Practical implications

1. Body stores for use in the next lactation will not be replaced if inadequate energy, minerals and vitamins are not provided during mid to later lactation of the current lactation.The cow will support maintenance and milk production first, then replace body stores. Milking cows are more efficient at restoring body fat, muscle and minerals in their bones than after they are dried off.

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2. In first-calf heifers, if inadequate energy is provided in mid to later lactation, the first-calf heifer will grow and support the nutrient needs for maintenance and milk production.

Body stores or fat covering will not be replenished. This oftentimes results in sophomore slump – where second-lactation cows do not peak as high as expected since they do not have the body fat stores to mobilize to support higher amounts of milk in early lactation.

Nutrient requirements

Impact of milk production on requirements:
The energy, protein, and mineral requirements of a dairy cow increase tremendously as milk production increases. Energy requirements for maintenance, growth and replenishing body stores do not change significantly with changing milk production. Milk production alone results in the largest change in energy needs. For every 10-pound increase in milk production, 3.2 more Mcal of NEL is required.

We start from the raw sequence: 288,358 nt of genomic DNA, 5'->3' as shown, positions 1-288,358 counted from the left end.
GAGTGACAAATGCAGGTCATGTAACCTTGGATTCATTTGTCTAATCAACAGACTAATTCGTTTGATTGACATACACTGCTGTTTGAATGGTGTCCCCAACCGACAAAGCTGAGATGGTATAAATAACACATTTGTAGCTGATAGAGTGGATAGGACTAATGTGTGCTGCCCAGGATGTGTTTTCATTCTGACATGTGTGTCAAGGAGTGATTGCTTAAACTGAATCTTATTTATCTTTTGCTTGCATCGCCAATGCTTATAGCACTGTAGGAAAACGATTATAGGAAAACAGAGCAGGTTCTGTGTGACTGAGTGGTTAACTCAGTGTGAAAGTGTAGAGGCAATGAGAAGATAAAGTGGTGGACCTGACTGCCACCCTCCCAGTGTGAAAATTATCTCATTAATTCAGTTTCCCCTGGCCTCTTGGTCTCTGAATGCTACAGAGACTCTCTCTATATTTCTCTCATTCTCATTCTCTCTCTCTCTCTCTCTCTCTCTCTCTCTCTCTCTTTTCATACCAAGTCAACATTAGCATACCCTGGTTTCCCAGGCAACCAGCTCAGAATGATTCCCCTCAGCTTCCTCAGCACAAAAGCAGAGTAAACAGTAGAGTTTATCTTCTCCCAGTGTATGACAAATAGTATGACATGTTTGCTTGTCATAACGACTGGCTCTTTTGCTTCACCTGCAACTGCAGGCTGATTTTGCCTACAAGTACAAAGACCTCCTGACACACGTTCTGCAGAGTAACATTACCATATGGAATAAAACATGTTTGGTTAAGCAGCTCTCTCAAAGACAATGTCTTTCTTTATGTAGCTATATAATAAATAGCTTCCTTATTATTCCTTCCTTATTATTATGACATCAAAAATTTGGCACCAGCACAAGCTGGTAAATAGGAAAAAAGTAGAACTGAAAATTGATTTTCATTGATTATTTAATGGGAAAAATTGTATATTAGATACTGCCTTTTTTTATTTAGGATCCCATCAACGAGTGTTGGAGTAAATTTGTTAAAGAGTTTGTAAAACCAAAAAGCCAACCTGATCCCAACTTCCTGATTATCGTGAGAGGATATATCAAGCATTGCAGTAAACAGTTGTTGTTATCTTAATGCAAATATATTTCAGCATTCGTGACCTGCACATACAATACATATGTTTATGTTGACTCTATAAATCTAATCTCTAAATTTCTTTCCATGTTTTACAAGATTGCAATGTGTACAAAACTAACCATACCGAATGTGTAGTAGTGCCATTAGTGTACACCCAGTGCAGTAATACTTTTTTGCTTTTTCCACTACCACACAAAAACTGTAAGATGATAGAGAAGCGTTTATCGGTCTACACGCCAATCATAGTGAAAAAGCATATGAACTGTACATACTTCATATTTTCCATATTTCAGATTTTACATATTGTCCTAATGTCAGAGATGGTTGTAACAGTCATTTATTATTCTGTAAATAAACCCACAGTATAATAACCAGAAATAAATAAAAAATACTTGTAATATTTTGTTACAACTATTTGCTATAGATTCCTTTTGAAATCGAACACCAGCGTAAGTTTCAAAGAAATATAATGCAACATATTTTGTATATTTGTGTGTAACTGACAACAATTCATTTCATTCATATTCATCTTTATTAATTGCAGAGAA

However, maintenance becomes less of the total energy needs as milk production increases. As milk production increases from 70 to 100 pounds of milk, maintenance needs, as a percentage of the total net energy required, decreases by 5 percent (30 versus 25 percent of total energy needs) and the proportion used to support milk production increases from 64 to 82 percent of the total net energy required. These same trends occur with other nutrients such as fractions of protein, calcium and phosphorus.

Bottom line: Milk production has the largest impact on the energy, protein, calcium and phosphorus requirements of a lactating cow.

Impact of butterfat content:
When we compare the change in requirements with different butterfat contents of milk, they change very little, especially relative to nutrient requirement changes seen when milk production changes. Decreasing the butterfat content of a first-calf heifer producing 70 pounds of milk from 3.5 percent to 3.0 percent only decreases the cow’s energy needs by 1.4 Mcal NEl or the equivalent of approximately 4 pounds of milk. Thus, fine-tuning the butterfat content of a herd by a tenth or two does not have a major impact on the energy or other nutrient requirements of a lactating dairy cow.